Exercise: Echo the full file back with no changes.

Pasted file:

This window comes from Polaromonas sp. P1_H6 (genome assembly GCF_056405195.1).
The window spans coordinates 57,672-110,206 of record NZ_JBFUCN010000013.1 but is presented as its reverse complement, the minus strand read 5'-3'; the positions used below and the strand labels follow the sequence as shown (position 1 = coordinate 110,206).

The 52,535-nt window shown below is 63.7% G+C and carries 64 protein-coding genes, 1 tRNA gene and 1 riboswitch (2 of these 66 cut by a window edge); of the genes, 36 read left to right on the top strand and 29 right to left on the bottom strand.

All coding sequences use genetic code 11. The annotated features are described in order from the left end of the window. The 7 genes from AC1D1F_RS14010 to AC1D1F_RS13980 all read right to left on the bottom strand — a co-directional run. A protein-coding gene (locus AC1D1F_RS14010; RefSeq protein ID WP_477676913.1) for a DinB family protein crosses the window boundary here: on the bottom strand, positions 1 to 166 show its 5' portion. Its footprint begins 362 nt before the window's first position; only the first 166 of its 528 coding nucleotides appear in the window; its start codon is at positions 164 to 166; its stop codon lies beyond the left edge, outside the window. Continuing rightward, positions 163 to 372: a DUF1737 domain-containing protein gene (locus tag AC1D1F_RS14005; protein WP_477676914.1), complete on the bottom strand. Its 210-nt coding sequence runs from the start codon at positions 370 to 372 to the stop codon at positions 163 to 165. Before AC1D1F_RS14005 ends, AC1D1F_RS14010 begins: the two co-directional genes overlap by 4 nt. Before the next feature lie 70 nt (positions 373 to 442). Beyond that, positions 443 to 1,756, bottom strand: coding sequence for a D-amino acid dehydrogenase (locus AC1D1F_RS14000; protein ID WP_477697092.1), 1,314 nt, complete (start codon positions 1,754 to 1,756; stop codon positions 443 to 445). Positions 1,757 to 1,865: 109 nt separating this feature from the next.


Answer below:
This window comes from Polaromonas sp. P1_H6 (genome assembly GCF_056405195.1).
The window spans coordinates 57,672-110,206 of record NZ_JBFUCN010000013.1 but is presented as its reverse complement, the minus strand read 5'-3'; the positions used below and the strand labels follow the sequence as shown (position 1 = coordinate 110,206).

The 52,535-nt window shown below is 63.7% G+C and carries 64 protein-coding genes, 1 tRNA gene and 1 riboswitch (2 of these 66 cut by a window edge); of the genes, 36 read left to right on the top strand and 29 right to left on the bottom strand.

All coding sequences use genetic code 11. The annotated features are described in order from the left end of the window. The 7 genes from AC1D1F_RS14010 to AC1D1F_RS13980 all read right to left on the bottom strand — a co-directional run. A protein-coding gene (locus AC1D1F_RS14010; RefSeq protein ID WP_477676913.1) for a DinB family protein crosses the window boundary here: on the bottom strand, positions 1 to 166 show its 5' portion. Its footprint begins 362 nt before the window's first position; only the first 166 of its 528 coding nucleotides appear in the window; its start codon is at positions 164 to 166; its stop codon lies beyond the left edge, outside the window. Continuing rightward, positions 163 to 372: a DUF1737 domain-containing protein gene (locus tag AC1D1F_RS14005; protein WP_477676914.1), complete on the bottom strand. Its 210-nt coding sequence runs from the start codon at positions 370 to 372 to the stop codon at positions 163 to 165. Before AC1D1F_RS14005 ends, AC1D1F_RS14010 begins: the two co-directional genes overlap by 4 nt. Before the next feature lie 70 nt (positions 373 to 442). Beyond that, positions 443 to 1,756, bottom strand: coding sequence for a D-amino acid dehydrogenase (locus AC1D1F_RS14000; protein ID WP_477697092.1), 1,314 nt, complete (start codon positions 1,754 to 1,756; stop codon positions 443 to 445). Positions 1,757 to 1,865: 109 nt separating this feature from the next.